With all these consoles and devices they may allow the child opportunities to try new experiences as some of the children we teach may not have access to games consoles at home. They can be used as a tool to support children with communication delay as they are very visual and may engage children in the learning if they enjoy being more hands on rather than sitting down writing. The gaming also offers children the chance to develop their self-esteem, for example by being able to achieve the highest score in the class or teaching another child how to play the game correctly. A child who struggles with conventional maths teaching, may be more stimulated and achieve better results through using the DS for example.

It is something I would consider including in my teaching, but generally I think it would be kept as more of a treat for the children. For example if doing a topic on the seaside, allow the children at the end of the week to have a go on the Wii sports resort beach based games.  It is something that would need a degree of adult support and supervision but I think there are definite positives to using gaming. I’m sure the teachers would have as much fun as the children too!

Another aspect of the session involved looking at some games based websites which provide gaming as a learning tool. My favourite of these is the CBeebies website which can be accessed at www.bbc.co.uk/cbeebies. This website provides lots of learning games using characters that many young children are familiar with. It is packed with a variety of learning games and activities, songs and is bright and very colourful in appearance.

All of the gaming consoles and websites offer opportunities for learning and development in an engaging, exciting manner and I feel as long as they are used for educational purposes and the children are receiving learning from using them why not have some gaming in the classroom. Game on!

Smartboards are really smart!

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Posted by Sarah | Posted in Children's Learning, Directed Tasks, Early Years, Uncategorized | Posted on March 1, 2013

Today’s ICT session looked at how the use of Smart boards has developed in the classroom. Smart boards are a fairly new technology to me. I have had a little experience with them through my previous job, but they were not at any of my schools probably because the technology wasn’t available.

The smart board is a multi sensory learning aid that can be used by all the staff and the children in a class or setting. The smart board offers opportunities for whole class learning, small group learning or individual learning. It can be used in conjunction with a variety of software and other ICT hardware to enhance learning. Teachers are able to create and produce their own learning tools as well as providing opportunities for children to create their own work.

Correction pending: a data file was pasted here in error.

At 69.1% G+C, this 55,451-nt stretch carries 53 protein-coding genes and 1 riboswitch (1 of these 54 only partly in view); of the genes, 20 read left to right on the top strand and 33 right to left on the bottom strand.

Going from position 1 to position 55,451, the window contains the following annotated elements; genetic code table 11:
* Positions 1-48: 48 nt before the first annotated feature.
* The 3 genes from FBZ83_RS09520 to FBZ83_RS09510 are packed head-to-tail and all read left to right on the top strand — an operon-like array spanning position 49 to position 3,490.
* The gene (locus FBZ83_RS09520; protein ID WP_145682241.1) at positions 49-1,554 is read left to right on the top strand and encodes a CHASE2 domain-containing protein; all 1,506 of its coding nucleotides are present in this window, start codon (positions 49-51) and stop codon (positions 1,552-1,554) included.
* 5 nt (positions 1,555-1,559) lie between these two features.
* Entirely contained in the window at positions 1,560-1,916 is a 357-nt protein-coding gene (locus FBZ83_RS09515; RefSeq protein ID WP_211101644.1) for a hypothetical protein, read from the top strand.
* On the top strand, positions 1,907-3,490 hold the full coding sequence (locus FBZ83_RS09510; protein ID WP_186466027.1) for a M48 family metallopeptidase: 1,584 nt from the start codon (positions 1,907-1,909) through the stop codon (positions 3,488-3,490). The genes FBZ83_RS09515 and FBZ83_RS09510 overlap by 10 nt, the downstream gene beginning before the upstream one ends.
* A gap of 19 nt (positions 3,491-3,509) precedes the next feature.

Smart boards can be an effect tool for showing video clips, creating spider diagrams of class ideas about topics or pictures for example or for playing education based games. However there is a theory that smart boards can be over used. Do the learning objectives need to be written on the board every day? Does the teacher need to demonstrate learning on the smart board or are there other ways to do this? Does it always have to be the teacher leading the learning on the smart board?

Creating an ICT based learning activity for the smart board was surprisingly easy. It was very interesting to see exactly how these games or learning activities can be created. I found the idea of showing a picture and revealing it bit by bit and writing the children’s ideas of what they thought they could see down on the board a really great idea.

The smart board can be used to help develop both fine and gross motor skills in children depending upon the activity. It could also be a great resource to use with children who need additional support with language and communication. It can be used as a visual aid to help the teaching staff or children understand what is happening in the day or in the learning.

I can see many ideas for using the smart board with even the youngest children. They could use it to view pictures and discuss, listen to sounds, play learning games and create their own artwork to name a few ideas. The smart board can definitely be used as a cross curricular resource and can be used to support the learning in any subject. I think it is definately important to ensure other resources are used to support the learning so that the excitement remains when the children get to access the smart board.

Click the link to voew some examples of smart board work that I created in the session on smart boards.smart-board-work-1k0xmj9